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EPA, Environment Canada: Persistent Pollutants In Great Lakes Are Down
Release Date: 3/21/2003
Contact Information: Phillippa Cannon 312-353-6218
Contact: Phillippa Cannon 312-353-6218
CHICAGO () — U.S. Environmental Protection Agency and Environment Canada announced today that levels of the most critical, persistent pollutants around the Great Lakes – including mercury, dioxin, benzo(a)pyrene, and hexachlorobenzene – continued to go down in 2002. According to the agencies’ 2002 Great Lakes Binational Toxics Strategy Progress Report, these reductions are part of a downward trend in toxic substances in the Great Lakes over the last 15 years.
Since 1988, mercury emissions in Ontario have gone down 78 percent. On the U.S. side, mercury releases have been reduced by 40 percent since 1990. There was a similar substantial reduction in dioxin releases on both sides of the border since the late 1980s, 92 percent in the United States and 79 percent in Canada. Since 1990, hexachlorobenzene emissions went down 75 percent in the United States and 65 percent in Canada and benzo(a)pyrene went down 48 percent in Canada and 25 percent in the United States.
Success in reducing these pollutants has been due to a combination of stronger regulations and voluntary actions. Some of the voluntary projects undertaken in 2002 were:
• Industry phase-out of the use of PCBs. Participating companies included Algoma Steel in Canada and Ford Motor Co. in the United States;
• The “Burn-it-Smart!” campaign in Ontario which promotes cleaner wood-burning technologies, helping to reduce emissions of benzo (a) pyrene; and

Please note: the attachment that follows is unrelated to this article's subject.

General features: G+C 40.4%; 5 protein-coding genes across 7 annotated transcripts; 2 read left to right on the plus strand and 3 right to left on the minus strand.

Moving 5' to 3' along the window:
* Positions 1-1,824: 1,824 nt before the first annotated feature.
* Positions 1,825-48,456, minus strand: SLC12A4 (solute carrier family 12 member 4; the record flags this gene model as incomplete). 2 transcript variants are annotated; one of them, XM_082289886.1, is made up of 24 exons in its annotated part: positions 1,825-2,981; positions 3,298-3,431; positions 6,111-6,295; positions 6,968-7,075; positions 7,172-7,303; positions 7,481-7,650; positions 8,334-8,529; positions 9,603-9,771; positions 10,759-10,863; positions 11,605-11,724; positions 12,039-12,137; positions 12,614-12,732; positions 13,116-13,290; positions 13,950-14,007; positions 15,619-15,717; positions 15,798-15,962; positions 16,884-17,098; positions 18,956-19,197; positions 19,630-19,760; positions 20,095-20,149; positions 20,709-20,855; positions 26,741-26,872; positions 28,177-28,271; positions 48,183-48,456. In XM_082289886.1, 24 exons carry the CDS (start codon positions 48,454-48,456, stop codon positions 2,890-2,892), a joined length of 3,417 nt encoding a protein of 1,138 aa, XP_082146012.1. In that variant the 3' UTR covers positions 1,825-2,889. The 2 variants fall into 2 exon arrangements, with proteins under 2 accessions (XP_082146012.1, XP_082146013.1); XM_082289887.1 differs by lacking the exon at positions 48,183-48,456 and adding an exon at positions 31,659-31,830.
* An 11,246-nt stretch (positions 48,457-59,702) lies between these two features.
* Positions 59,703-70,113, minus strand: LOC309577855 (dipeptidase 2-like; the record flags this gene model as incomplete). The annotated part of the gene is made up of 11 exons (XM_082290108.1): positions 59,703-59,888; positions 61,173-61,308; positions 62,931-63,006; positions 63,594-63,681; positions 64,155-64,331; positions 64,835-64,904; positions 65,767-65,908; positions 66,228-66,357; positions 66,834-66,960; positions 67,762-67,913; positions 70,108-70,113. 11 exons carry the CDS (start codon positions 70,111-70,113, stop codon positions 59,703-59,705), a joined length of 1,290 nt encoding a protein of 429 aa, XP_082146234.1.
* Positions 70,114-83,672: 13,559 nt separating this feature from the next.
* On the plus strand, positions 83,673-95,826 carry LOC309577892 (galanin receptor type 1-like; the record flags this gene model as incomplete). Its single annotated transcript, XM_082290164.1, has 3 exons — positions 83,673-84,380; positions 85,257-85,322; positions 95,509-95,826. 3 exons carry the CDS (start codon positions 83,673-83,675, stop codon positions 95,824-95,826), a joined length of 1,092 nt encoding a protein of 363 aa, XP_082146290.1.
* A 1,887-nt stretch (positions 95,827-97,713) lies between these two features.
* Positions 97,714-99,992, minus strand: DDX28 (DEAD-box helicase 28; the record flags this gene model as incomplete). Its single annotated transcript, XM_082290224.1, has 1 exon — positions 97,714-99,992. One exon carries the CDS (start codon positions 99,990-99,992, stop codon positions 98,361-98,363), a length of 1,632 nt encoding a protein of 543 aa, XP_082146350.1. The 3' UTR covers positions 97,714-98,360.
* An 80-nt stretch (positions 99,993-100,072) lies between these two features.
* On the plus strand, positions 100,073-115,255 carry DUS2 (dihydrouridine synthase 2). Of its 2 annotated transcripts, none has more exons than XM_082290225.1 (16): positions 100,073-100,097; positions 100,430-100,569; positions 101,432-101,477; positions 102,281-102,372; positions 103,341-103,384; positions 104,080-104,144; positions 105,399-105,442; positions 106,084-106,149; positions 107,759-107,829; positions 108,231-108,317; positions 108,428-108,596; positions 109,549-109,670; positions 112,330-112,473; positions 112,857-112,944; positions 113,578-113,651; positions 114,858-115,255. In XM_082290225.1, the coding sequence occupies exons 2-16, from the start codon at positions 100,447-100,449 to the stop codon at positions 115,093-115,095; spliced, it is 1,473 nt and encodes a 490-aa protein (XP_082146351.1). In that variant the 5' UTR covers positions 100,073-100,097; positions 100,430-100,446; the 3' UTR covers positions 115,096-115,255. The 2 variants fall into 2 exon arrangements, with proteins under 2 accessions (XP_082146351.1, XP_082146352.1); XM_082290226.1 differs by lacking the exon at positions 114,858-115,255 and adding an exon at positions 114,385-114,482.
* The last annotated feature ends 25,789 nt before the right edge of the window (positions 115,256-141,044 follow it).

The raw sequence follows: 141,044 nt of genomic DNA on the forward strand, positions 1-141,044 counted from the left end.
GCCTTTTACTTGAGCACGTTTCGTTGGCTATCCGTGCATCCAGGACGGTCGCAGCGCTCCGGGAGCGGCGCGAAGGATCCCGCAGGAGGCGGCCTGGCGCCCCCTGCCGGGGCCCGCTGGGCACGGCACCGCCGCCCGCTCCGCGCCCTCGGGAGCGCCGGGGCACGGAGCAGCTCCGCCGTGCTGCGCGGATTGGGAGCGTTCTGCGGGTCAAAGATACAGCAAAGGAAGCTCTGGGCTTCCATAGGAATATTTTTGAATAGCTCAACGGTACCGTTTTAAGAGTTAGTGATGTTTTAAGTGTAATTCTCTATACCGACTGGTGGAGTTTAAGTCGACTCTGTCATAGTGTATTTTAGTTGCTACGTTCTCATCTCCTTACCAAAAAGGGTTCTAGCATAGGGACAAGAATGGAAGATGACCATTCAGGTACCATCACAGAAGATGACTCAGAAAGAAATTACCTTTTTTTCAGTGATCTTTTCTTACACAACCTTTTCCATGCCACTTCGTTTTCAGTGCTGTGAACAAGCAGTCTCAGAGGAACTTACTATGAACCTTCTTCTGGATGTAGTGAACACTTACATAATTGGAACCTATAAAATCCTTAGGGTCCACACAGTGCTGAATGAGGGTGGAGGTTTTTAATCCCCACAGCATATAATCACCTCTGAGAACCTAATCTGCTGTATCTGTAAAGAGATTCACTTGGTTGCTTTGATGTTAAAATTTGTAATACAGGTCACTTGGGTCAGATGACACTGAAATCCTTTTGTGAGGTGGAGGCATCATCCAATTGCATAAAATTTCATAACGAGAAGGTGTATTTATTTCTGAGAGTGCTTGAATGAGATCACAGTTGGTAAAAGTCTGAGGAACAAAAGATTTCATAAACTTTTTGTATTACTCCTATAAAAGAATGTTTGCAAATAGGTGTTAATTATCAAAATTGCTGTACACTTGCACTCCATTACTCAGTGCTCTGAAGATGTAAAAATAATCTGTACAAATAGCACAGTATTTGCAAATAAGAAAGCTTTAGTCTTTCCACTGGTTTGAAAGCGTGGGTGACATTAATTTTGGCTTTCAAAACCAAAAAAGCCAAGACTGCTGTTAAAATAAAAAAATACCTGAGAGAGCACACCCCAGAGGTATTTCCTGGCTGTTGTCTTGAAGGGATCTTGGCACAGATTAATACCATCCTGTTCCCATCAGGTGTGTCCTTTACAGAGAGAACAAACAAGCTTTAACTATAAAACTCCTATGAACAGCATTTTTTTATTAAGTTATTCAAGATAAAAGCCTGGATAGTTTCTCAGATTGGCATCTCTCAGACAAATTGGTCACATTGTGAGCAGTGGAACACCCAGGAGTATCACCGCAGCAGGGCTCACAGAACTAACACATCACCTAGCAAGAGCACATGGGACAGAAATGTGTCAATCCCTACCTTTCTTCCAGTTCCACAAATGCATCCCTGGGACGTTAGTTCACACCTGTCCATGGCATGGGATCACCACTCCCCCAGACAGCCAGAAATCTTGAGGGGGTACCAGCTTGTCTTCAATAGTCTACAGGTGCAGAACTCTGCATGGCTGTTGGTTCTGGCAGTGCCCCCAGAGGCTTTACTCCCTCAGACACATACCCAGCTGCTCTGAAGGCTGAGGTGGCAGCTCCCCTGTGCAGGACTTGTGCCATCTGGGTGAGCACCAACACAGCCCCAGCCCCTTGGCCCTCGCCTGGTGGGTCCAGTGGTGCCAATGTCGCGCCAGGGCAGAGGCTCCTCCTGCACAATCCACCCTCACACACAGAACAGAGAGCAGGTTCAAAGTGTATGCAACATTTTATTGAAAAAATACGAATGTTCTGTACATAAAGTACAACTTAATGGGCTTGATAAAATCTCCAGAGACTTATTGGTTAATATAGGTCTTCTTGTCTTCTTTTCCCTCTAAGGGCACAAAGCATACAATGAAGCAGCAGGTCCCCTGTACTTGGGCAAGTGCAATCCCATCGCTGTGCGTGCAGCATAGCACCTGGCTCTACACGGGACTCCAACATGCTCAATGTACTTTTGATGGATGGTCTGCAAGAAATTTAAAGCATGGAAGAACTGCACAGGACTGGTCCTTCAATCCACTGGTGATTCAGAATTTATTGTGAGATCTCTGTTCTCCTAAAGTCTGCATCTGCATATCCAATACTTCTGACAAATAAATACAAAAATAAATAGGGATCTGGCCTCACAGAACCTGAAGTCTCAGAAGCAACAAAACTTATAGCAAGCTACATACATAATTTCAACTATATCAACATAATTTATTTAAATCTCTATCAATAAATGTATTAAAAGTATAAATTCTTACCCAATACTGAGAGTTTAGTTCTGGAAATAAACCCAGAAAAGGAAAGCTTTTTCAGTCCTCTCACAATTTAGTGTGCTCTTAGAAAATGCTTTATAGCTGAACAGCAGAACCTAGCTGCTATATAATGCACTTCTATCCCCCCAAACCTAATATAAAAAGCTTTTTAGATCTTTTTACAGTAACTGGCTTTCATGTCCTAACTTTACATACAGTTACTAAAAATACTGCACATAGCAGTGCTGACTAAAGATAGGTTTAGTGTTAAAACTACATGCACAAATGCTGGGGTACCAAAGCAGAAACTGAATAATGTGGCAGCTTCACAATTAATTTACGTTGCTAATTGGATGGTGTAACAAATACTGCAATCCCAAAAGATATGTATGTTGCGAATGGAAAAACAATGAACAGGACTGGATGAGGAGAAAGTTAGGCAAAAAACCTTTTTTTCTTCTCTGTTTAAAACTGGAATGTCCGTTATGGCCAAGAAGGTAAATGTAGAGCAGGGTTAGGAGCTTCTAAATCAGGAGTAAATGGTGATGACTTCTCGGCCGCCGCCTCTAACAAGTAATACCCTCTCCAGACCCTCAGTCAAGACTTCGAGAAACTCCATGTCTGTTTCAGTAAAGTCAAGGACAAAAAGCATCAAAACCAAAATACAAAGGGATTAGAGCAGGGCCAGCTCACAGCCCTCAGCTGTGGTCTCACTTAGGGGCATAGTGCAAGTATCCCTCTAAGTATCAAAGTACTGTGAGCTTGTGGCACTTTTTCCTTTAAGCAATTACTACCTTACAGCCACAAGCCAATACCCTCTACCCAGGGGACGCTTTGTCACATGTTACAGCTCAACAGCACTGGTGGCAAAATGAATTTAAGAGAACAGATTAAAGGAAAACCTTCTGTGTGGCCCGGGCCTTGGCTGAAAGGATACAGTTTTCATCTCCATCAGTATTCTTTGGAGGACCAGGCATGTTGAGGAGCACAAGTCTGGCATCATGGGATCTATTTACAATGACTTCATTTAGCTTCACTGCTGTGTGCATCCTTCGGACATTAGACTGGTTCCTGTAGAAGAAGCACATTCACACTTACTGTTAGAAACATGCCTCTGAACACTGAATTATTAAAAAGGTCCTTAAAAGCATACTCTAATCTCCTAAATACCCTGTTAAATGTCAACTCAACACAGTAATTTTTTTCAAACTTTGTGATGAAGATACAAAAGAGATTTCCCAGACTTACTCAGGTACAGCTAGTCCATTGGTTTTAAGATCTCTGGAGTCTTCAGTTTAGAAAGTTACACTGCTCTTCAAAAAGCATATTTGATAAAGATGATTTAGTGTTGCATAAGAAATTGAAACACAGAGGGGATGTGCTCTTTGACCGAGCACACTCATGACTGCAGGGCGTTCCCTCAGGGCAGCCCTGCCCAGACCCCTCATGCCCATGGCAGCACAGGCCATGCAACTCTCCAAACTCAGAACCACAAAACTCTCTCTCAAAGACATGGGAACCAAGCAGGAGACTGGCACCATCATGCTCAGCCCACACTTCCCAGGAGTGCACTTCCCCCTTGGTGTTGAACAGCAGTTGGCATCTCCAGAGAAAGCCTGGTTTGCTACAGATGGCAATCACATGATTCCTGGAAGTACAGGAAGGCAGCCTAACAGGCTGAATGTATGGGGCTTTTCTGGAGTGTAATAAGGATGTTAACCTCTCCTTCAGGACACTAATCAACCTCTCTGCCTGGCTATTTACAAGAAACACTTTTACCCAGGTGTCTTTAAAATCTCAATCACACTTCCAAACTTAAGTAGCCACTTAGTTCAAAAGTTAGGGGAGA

EPA, ENVIRONMENT CANADA: PERSISTENT POLLUTANTS IN GREAT LAKES ARE DOWN — page
• The Burn Barrel and Household Garbage campaign which educates the public that burning garbage is a source of dioxin and promotes clean alternatives to this common practice.
“ The ultimate goal of the Great Lakes Binational Toxics Strategy remains the virtual elimination of persistent toxic substances into the Great Lakes basin and I am pleased at the tremendous progress made so far,” said John Mills, regional director general of Environment Canada’s Ontario Region. “Attention now turns to the next five years and the additional progress we can make toward virtual elimination.”
“The focus of this strategy is on pollution prevention and voluntary efforts,” said U.S. EPA Great Lakes National Program Manager and Regional Administrator Thomas Skinner. “The key to success is working in partnership with industry and improving public awareness. We need more innovative programs that offer incentives for those who emphasize pollution reduction.”
The Great Lakes Binational Toxics Strategy is an agreement between Canada and the United States to reduce or eliminate persistent, bioaccumulative toxic substances from the the Great Lakes basin. Environment Canada, EPA, tribes, First Nations and other government, public and private partners work together toward that goal. 2002 marks the halfway point in the 10-year timeline of the strategy, which was established in 1997.
Level 1, or priority, substances identified by the strategy are mercury, PCBs, dioxins/furans, hexachlorobenzene, benzo(a)pyrene, octachlorostyrene, alkyl lead, aldrin, dieldrin, mirex, chlordane, toxaphene and DDT.
The report is available on www.binational.net.